C. S. Lewis, the man behind the Chronicles of Narnia books, used his experiences gained while serving in the British army during World War I to serve as inspiration for the popular book series. Three of Lewis’ books have been brought to life on the big screen, the most recent of which is “The Chronicles of Narnia: The Voyage of the Dawn Treader,” released in December of 2010. The movie became available for DVD and Blu-ray on April 8th.

“The Voyage of the Dawn Treader,” originally written by Lewis in 1950 and published in 1952, was the third book in the series, but is the fifth when going by chronological order. Lewis himself made the first edits to the book. Since Lewis is a native of England, born in Oxford in 1898, the British version was published first. Lewis decided to make the changes after he read the proofs for the British version, but was too late to make changes before initial publication. Prior to the release of the U.S. version, Lewis made two changes.

The first was a minor change in the wording for the description of Eustace. The most substantial change was Lewis’ decision to rewrite the ending of Chapter 12 (“The Dark Island”) to be more descriptive and imaginative. In an unusual move, when HarperCollins took over the publication rights to the series in 1994 they decided to ignore the changes Lewis made and used the original text.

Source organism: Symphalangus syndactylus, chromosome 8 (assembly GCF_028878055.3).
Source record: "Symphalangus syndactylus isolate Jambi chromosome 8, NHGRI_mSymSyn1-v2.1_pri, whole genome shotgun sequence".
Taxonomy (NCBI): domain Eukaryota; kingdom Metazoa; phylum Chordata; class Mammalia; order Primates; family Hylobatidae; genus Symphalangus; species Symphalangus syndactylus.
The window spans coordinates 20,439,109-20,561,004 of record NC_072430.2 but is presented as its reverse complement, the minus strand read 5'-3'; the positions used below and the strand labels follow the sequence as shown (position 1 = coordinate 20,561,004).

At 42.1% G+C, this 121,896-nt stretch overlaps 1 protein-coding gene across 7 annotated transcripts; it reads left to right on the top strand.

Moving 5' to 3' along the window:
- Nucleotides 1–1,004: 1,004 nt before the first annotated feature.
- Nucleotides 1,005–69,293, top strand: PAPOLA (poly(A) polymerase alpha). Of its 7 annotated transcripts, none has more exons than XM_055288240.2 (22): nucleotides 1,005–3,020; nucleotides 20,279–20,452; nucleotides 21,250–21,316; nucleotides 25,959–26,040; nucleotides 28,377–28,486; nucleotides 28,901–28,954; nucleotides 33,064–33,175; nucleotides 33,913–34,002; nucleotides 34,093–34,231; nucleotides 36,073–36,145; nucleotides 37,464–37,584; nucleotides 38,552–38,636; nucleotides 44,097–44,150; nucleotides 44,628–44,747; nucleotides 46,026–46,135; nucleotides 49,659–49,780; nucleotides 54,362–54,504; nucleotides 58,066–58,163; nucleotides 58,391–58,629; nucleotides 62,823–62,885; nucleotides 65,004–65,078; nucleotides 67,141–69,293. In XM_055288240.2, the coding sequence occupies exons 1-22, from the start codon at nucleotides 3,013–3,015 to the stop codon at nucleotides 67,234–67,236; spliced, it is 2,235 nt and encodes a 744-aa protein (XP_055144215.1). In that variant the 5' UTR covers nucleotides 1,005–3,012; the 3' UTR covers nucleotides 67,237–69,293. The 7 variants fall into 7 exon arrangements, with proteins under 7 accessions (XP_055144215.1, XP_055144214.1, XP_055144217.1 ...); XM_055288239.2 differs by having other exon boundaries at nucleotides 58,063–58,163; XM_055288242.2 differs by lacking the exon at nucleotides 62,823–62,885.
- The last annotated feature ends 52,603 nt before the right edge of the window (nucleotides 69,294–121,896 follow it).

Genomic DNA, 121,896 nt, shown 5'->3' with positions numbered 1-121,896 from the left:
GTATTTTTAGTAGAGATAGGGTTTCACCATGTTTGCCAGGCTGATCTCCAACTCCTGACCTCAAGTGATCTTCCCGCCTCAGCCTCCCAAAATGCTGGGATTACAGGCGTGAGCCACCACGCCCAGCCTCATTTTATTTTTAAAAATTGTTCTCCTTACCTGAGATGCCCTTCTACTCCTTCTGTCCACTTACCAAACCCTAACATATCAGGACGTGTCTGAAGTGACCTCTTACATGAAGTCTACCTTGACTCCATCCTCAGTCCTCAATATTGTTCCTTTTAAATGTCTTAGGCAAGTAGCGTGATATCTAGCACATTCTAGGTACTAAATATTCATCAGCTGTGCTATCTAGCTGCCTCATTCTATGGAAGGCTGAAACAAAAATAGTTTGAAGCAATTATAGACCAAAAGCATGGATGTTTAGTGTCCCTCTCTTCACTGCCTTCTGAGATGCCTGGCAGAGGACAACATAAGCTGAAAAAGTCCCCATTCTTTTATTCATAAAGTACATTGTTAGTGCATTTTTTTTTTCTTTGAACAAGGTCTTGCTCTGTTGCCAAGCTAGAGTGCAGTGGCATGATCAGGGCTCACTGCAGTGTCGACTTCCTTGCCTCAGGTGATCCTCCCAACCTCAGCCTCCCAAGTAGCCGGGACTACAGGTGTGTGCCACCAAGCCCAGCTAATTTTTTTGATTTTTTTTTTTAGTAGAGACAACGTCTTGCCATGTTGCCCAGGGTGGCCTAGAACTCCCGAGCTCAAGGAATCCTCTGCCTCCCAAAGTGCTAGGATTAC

Christopher Markus, Stephen McFeely and Michael Petroni are credited with writing the final screenplay for “The Voyage of the Dawn Treader.” Previous incarnations of the story combined it with plot elements from “The Silver Chair,” telling the story of the Narnians being held hostage and subsequently rescued. Ultimately, some of the plot elements from “The Silver Chair” made it into the finished movie. Other changes from the book include the setting. Unlike the first two movies, “The Voyage of the Dawn Treader” is set in England during World War II with Edmund anxious to join the war.

Eustace’s journal entries are used for comedic effect in the book, but serve as narrative to advance the story in the movie. The movie is far less character-driven than the book, sacrificing some character detail for more action scenes. Proving this point, there are over 1400 special effects shots in “Dawn Treader.” This is especially true of Caspian. Some of the islands mentioned in the book are missing or not in the original order.

Critically, the movie was well-received. While continuity is an issue, overall the movie has been praised for retaining the basic elements Lewis originally wrote in a way that will hold the audience’s attention. While not reaching final totals of the previous two movies, “The Voyage of the Dawn Treader” was still a global box office hit bringing in total gross revenue of $410,983,624. Walden Media President Micheal Flaherty has confirmed that the next movie will be “The Magician’s Nephew.” Details of the project, including a release date, have not yet been announced.

 

This was a guest post by John from HMV.com where you can buy the Chronicles of Narnia DVDs including the Voyage of the Dawn Treader online now.